What makes the M1 Abrams so crucial to the Russia-Ukraine war?


WASHINGTON : The M1 Abrams tank is one of the most powerful ground weapons in the US arsenal, capable of closing in on enemy tanks, troop positions and other targets, shooting them down with its cannons and machine guns and then flying away.

The tank’s heavy armor protects the vehicle and four-man crew from small arms fire, shrapnel, and even some direct hits. It can ford waters up to 1.20 meters deep.

“The basic mission of the tank platoon is to shut down and destroy the enemy,” reads the first sentence of a 2019 training document for Army and Marine Corps tank commanders.

The Biden administration could announce as early as Wednesday that it will send dozens of Abrams to Ukraine to help Kiev troops recapture territory from the Russians.

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The first Abrams, named after General Creighton Abrams, a World War II tank commander, entered service with the United States Army in 1980. Originally intended to fight the Soviets in Germany’s strategic Fulda Gorge, the Abrams has been updated several times with a larger gun and improvements to the armor, transmission and drivetrain. Over the years, the Pentagon has purchased more than 7,000 of the tanks in various configurations, according to the Congressional Research Service, a research arm of the Library of Congress.

The Abrams first saw action during the Gulf War, where it was widely praised by commanders, crews and service personnel for its killing power and toughness under enemy fire, and speed, according to a 1992 report by the Government Accountability Office.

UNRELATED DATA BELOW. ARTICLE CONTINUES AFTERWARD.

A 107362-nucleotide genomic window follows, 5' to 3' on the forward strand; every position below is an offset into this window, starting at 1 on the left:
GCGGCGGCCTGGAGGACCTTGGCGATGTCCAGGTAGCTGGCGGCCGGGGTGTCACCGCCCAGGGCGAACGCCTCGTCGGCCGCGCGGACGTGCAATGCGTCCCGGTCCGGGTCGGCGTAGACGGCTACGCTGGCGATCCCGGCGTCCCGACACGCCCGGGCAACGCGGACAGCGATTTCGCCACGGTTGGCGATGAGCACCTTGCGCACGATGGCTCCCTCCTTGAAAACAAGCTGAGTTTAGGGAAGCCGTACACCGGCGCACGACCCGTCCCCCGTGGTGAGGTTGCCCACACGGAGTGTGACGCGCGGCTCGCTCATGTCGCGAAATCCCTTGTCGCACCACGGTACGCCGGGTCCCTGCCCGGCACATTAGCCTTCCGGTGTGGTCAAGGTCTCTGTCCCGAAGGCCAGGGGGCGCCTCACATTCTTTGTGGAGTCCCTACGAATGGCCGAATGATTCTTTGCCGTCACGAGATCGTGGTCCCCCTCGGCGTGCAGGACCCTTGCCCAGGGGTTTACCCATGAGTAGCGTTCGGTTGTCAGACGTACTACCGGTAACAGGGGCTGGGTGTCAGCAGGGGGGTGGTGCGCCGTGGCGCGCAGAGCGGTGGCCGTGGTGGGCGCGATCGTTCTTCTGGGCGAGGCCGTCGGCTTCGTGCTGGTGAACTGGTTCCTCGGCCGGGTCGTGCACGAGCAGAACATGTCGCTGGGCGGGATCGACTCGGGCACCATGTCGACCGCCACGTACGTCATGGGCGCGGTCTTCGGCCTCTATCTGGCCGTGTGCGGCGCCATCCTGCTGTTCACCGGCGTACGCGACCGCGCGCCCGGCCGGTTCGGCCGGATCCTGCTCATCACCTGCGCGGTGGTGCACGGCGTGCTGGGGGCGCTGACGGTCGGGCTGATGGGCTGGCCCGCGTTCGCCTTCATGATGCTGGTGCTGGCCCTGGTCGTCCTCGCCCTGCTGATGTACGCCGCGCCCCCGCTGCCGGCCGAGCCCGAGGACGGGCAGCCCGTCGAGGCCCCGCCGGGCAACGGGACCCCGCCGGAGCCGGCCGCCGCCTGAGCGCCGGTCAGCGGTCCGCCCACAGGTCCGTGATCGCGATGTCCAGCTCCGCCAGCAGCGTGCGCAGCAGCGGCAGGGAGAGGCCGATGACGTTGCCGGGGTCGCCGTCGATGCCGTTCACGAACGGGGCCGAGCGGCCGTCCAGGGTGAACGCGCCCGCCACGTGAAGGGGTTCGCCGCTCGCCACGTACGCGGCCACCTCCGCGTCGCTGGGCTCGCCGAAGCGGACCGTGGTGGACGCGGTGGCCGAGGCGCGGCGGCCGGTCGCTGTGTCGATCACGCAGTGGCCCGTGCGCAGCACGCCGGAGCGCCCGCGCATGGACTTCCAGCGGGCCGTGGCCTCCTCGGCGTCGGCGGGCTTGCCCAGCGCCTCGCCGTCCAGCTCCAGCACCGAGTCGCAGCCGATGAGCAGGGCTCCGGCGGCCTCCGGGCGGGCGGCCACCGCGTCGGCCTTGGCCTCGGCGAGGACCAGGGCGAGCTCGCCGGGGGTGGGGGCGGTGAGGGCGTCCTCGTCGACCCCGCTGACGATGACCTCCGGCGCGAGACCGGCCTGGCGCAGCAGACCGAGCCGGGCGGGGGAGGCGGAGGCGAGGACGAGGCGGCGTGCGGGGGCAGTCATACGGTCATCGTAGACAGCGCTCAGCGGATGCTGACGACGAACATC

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The tanks helped the US military overpower Iraqi forces during the 2003 invasion of Iraq, supporting raids and other operations in Fallujah and elsewhere. The tanks also served in Afghanistan, where a Marine Corps armored company deployed in 2011 and suffered only one casualty on its tour, despite 19 IED attacks, according to an article in the military magazine Military Review.

But throughout its service, soldiers and war planners have become concerned about the tank’s massive fuel consumption and limited range, and the lengthy logistics and maintenance train that follows the Abrams into battle. Those, among other factors, made the Pentagon reluctant to send tanks to Ukraine.

A battalion of 58 tanks needs dozens of support vehicles and hundreds of soldiers to keep it running – a formula known in military circles as the tooth-to-tail ratio. That could be armored ambulances, command vehicles, maintenance trucks and trucks to tow disabled tanks. The trucks must carry fuel, ammunition, lubricants, engine oil, hydraulic fluid and extremely heavy spare parts.

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“Anything to do with the tank is heavy,” says Dan Grazier, a former Marine Corps tank officer.

Even with all that, a tank battalion can only operate in the field for two or three days without resupplying a logistics battalion, said Grazier, who is now a researcher at the Project on Government Oversight, a nonpartisan think tank.

“If we gave the Ukrainians tanks and we didn’t give them everything they need to support them logistically, we would hardly be doing them any favors,” he said. it moves.”



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